Date of Award

Spring 5-1995

Document Type

Thesis - Open Access

Degree Name

Master of Aeronautical Science


Aeronautical Science

Committee Chair

John A. Wise

Committee Member

Mark W. Smolensky

Committee Member

Jefferson M. Koonce

Committee Member

Daniel J. Garland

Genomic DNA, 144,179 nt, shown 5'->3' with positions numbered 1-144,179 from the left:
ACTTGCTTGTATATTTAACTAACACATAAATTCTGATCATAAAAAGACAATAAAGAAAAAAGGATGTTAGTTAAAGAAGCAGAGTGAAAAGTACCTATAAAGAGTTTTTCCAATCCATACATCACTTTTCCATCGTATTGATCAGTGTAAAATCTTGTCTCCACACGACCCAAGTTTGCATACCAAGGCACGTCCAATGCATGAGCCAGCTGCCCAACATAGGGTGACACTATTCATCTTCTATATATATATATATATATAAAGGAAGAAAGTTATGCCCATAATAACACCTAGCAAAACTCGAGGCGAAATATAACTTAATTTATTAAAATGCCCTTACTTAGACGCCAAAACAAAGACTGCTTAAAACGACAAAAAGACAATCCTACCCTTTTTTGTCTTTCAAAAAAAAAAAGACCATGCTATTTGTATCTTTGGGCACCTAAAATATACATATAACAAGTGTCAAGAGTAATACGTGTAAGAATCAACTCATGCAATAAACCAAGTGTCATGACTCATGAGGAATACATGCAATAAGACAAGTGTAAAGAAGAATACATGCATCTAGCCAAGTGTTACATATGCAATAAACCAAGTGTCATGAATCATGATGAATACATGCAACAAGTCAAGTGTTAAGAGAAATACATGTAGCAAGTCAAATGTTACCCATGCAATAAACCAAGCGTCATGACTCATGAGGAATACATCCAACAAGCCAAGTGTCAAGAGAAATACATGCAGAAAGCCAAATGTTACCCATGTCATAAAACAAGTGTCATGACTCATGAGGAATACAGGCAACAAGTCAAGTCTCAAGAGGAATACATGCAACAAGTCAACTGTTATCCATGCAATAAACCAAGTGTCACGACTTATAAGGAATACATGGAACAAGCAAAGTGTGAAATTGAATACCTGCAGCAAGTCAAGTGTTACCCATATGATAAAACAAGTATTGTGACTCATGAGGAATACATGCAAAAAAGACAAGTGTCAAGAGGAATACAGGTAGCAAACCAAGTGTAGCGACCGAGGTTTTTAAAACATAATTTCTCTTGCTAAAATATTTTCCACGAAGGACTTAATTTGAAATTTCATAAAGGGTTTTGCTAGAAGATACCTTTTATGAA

This study was founded on the premise that airplane cockpit operations, while generally safe and relatively efficient, can be made even more so by employing instrument displays which are potentially more intuitive than existing displays. A low fidelity flight simulator was used to conduct an experiment comparing the performance of twenty-four instrument rated pilot subjects on a two axis tracking task (an Instrument Landing System Approach) under three instrument display conditions: (1) conventional instruments (INST); (2) a Pathway-in-the-Sky (PITS) display; and (3) a combination of the two (BOTH). The primary hypothesis, that pilot performance using the PITS and BOTH display configurations would be more accurate than when using conventional instruments, was accepted. The results indicated that no significant difference existed between performance under the PITS and BOTH conditions; however, performance was significantly better under either the PITS or BOTH conditions than under the INST condition. The study concluded that use of the PITS and BOTH displays yielded superior performance on the tracking task, and that if performance on the low-fidelity flight simulator is ever at all a predictor of performance in an actual aircraft, then the PITS and BOTH displays might yield superior performance in actual flight, potentially resulting in safer instrument flight operations.